Thereafter some hold was placed upon our feeding, and we were forced to bestir ourselves in the accomplishment of the picture. The girls with long hair really had it made. Tahitian maidens all, we were plucked like so many hibiscus blossoms by the ruffian crew of the Bounty and fled screaming to the bow of the ship, where we dived overboard in long arcs into the clear sea below and came up giggling, our wet hair spread around us like seaweed. It was wonderful. They did this scene over and over again for a full week.
Franchot Tone sauntered around very aloof with zinc oxide on his sunburned nose, and Laughton was grumpy and hot and uncomfortable in his tight pants. But Gable was a born heller with a built-in libidinous twinkle in each eye. We discovered that if anything female stood within reach of him, he'd drop one great meaty arm around her shoulders. We palpitated to catch these electrifying moments on film. So we planted conspirators with Brownie cameras within shooting distance, approached within reach of Mr. G. with maidenly immodesty and waited for nature to take its course. Later, back in our cubicles in Avalon, we screamed ourselves into hysterical hiccups over these blurry snapshots as if it were the greatest joke in the world. However, not a girl among us failed to treasure them under her pillow until they became dog-eared and finally faded away.
When the movie emerged some months later, I watched with bated breath and pounding heart, just barely able to stand the awful suspense. Not one of us—not a single one—is identifiable in the finished film. There is a moment, just a bare flickering of the eye, as the Tahitians are swarming all over the newly arrived Bounty, when that girl way off on the left could be...but this is wishful thinking.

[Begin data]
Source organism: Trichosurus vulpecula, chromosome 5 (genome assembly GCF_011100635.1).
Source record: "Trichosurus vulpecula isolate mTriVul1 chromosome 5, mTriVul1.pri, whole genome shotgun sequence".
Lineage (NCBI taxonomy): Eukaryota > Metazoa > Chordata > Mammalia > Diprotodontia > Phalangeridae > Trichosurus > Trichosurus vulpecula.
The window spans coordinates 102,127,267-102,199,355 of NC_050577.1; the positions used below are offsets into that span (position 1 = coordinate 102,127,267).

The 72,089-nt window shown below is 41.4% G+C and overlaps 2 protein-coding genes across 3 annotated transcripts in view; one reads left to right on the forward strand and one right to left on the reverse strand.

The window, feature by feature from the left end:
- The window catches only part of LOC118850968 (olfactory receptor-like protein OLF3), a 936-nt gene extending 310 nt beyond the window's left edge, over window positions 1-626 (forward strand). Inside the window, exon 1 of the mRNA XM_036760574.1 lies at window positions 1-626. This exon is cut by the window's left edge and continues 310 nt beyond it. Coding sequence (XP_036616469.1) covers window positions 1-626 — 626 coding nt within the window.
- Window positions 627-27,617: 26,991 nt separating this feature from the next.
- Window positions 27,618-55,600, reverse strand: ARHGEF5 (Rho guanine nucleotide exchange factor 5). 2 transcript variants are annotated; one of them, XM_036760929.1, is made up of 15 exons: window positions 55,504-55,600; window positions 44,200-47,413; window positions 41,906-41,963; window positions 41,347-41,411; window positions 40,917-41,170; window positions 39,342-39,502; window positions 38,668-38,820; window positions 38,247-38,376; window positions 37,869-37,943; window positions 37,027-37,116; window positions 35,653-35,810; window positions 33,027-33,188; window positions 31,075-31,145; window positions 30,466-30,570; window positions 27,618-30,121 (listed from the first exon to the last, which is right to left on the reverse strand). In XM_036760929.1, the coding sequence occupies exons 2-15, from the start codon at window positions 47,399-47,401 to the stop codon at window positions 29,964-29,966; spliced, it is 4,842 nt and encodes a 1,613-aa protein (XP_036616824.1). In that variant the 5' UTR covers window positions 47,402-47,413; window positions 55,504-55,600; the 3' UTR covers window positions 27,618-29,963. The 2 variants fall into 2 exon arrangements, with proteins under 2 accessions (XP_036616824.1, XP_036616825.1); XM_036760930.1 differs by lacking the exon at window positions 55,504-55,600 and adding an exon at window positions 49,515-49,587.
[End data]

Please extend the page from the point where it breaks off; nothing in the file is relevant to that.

We went back to our old enthusiasms, gathering in the soft velvet nights on the cliff across the bay from the Casino to dance dreamily to the faint music of Ben Bernie and All the Lads. They just don't write music like that anymore. I Left My Heart in Avalon, Star Dust, Three Little Words, Let's Fall in Love, Aloha—they were the sonnets of Elizabeth Barrett Browning drifting across a half-moon of dimpled light from the gleaming round gem of the Casino on Sugar Loaf Point. We pooled our money, nickel by nickel, and sent the oldest of our number off to the village liquor store. Our idea of a really wild evening was a pint of Old Quaker shared sip by sip and dancing to this poignant, ectoplasmic music. We necked tenderly, the way kids once did. I'm not sure whether it was malnutrition or the mores of the day, but we were strangely innocent. A modern teen-ager would upchuck with disdain, but we felt wicked, which is the important thing.
Sometimes we'd feed most of the pint to Billie, who drained it down like Coke in one long swig with absolutely no discernible effect except for willingness to sway into a graceful, trancelike hula. When the thin violins of Good Night, Sweetheart finally drifted over the bay we were devastated, heartbroken. We handed in our fishing setlines and wandered off toward home up the darkened canyon walls to dream on Gable's picture. We didn't louse things up by counting the hours or even the months of this idyll. It is enough to inherit the earth, even on a temporary basis.